Whoever came up with the term "it flys like a bat out of ****" must have put one of these engines on their bicycle. It is really quick and climbs hills like they are not even there. It is kind of startling at first, (particularly when the accelerator sticks wide open). Thank God for the Kill switch.
    I would suggest that anyone who purchases one of the engines use the online manual and not the one supplied with the engine.
    It's a fast engine. It's not a toy. It has some real giddyup and go. It could cause some real harm without due caution. I just got through the break-in period and so far so good. The oil mixture during break-in is specified at 16:1. Now that I'm using the 40:1 oil mix specified after the break-in period the bike runs even faster.
    It seems to be fairly stout. I look forward to many happy trails.
    After all was said and done, the price was reasonable for the product supplied.

    Fred
     

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  2. StrontiumEthics

    StrontiumEthics New Member

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    I have the same exact kit installed on my mountain bike, and I love it. It runs smooth. Congrats on the build!
     
  3. StrontiumEthics

    StrontiumEthics New Member

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    Whats your top speed btw?
     
  4. chainmaker

    chainmaker New Member

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    I have the same kit and just installed it a couple days ago, I agree the manual kind of blows, I knew about the online manual and printed it out a few weeks ago. I dug through the forum reading about the installation of these kits and read tons of posts about problems.. I think if You do a little homework before buying or install you will have minor if any issues, and you will know they are coming. That said I did still have a couple problems one being chinese quality control forgot to put a key in one of the gears that hols it to the shaft resulting in an unexpected end of fun after only a couple hours. The other being some questions about aftermarket part fitting properly. Again this forum helped out tons.Overall I am super happy with My kit.I Will buy this one again.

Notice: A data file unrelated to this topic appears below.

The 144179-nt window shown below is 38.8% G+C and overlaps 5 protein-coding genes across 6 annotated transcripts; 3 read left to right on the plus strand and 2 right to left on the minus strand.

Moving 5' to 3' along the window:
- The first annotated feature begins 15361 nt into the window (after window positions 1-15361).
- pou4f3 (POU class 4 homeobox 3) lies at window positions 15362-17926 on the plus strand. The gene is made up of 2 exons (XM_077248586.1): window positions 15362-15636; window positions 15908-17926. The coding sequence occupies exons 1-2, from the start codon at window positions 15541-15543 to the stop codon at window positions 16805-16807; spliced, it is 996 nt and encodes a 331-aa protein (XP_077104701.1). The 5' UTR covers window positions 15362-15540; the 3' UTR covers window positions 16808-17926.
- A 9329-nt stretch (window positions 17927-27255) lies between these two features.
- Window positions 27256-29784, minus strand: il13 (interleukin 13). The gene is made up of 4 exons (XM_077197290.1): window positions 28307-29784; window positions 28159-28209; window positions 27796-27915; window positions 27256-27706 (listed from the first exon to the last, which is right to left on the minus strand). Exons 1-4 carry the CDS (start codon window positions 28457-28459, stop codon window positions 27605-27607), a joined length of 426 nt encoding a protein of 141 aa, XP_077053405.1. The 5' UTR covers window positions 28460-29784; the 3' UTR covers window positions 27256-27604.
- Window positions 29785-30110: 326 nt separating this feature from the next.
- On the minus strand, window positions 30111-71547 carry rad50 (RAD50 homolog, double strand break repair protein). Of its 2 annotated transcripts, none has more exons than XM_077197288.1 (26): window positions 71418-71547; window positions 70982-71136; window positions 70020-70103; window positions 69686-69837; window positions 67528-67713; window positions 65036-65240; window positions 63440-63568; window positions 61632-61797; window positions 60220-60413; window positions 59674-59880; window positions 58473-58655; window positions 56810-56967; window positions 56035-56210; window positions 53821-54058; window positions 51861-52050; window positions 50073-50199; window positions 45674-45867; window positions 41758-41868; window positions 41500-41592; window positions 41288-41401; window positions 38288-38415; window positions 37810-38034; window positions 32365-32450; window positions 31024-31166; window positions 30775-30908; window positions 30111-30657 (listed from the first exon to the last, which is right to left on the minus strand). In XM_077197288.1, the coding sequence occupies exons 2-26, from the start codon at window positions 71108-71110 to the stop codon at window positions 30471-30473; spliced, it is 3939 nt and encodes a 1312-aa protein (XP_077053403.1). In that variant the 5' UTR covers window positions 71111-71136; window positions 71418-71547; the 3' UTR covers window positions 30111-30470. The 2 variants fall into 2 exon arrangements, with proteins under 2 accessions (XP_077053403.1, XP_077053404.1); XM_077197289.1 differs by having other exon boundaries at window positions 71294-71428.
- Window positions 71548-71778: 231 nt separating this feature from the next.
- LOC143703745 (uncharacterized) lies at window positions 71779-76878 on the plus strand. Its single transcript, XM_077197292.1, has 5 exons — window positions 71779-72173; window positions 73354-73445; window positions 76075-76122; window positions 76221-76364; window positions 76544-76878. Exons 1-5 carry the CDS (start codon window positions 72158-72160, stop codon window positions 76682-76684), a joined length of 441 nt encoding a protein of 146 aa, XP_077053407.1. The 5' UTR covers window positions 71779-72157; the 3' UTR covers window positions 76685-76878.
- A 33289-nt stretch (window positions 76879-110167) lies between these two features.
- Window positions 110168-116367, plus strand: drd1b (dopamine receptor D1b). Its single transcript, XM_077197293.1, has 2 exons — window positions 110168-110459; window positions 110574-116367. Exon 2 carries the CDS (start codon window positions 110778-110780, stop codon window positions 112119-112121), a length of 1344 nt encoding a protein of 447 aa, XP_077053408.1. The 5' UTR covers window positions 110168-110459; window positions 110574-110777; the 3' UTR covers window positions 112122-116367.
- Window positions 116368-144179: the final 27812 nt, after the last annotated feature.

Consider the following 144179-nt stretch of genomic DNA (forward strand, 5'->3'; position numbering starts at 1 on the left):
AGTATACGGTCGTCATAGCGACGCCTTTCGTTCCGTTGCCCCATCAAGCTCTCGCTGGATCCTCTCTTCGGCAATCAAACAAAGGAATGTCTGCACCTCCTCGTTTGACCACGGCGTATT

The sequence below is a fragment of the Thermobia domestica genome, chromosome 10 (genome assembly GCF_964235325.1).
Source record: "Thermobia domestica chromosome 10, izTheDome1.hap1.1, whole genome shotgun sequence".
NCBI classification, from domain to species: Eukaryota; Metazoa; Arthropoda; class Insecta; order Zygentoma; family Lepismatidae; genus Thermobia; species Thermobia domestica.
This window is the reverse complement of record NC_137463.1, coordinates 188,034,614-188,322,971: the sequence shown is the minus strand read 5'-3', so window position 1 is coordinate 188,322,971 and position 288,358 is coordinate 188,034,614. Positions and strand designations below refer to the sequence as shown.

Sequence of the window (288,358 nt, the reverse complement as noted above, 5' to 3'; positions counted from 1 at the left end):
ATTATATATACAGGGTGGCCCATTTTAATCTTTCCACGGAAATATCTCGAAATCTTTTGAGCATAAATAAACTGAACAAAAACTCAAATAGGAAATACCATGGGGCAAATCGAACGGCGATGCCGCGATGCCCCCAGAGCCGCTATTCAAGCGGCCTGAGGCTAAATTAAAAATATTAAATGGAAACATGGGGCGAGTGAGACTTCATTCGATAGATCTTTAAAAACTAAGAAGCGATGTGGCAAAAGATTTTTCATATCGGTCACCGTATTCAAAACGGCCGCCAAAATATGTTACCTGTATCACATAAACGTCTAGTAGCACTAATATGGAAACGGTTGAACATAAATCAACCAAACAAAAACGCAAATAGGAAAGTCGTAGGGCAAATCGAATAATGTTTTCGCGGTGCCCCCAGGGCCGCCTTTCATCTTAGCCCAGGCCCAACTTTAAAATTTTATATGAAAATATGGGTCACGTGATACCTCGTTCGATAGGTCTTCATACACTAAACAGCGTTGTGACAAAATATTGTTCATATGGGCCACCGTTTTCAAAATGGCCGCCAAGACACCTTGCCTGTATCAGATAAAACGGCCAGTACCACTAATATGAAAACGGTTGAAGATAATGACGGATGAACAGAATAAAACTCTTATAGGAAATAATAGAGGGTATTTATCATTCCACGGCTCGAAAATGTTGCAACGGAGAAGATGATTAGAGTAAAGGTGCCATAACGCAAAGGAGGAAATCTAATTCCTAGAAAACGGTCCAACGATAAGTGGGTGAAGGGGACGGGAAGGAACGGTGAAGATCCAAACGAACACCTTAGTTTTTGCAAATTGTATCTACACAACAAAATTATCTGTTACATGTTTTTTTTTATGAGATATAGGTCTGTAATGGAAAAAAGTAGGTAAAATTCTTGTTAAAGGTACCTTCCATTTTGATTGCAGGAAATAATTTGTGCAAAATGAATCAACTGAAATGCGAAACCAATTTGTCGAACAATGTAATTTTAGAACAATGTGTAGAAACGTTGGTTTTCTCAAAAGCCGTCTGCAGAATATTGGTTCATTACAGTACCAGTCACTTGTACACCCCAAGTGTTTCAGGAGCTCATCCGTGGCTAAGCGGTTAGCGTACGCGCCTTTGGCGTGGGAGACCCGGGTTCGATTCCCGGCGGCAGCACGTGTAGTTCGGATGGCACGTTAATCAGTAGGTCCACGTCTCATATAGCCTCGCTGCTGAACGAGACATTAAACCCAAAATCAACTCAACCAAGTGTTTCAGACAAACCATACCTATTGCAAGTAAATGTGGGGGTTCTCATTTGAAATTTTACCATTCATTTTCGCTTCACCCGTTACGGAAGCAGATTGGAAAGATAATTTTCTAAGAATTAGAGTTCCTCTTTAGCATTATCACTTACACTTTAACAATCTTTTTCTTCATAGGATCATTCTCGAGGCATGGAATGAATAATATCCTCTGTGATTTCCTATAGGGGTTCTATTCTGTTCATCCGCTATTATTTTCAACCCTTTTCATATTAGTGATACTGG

Cheers
     
    #4 chainmaker, Aug 20, 2010
    Last edited: Aug 20, 2010
  5. Fred the Wizard

    Fred the Wizard New Member

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    Top speed is 28.5 mph. I thought it would be more but the torque seems to be high. It pull hills real well.
     
  6. will martens

    will martens New Member

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    my 80cc bike kit didnt say how to break in my motor. what should i do to break it in besides running a 16:1 oil ratio? should i stay like under twenty mph? if so for how long??????
     
  7. donutguy

    donutguy New Member

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    Nice work....could we have a close up shot of your handlebar setup?

    I am curious about how you have bars and controls set up and I can't make out all the details in your original pic.

    Thanks!
     
  8. Al.Fisherman

    Al.Fisherman New Member

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    1. I stayed under 20MPH
    2. I varied the RPM while on each ride.
    3. No more then 30 minute trip. Let cool to the touch then go again.
    4. Burned up 4 tanks of fuel and went to 32:1
    ZERO problems Built 3/2009
     
  9. PerryP180

    PerryP180 New Member

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    For a little more boost you can use one of the 100:1 oils instead of the typical synthetic 2 cycle oil. It gave me a good boost and virtually eliminated all the smoke in the exhaust. I use the opti-2 oil. The manufactured said it could be used at 100:1 for break in but I wasn't quite brave enough to try that.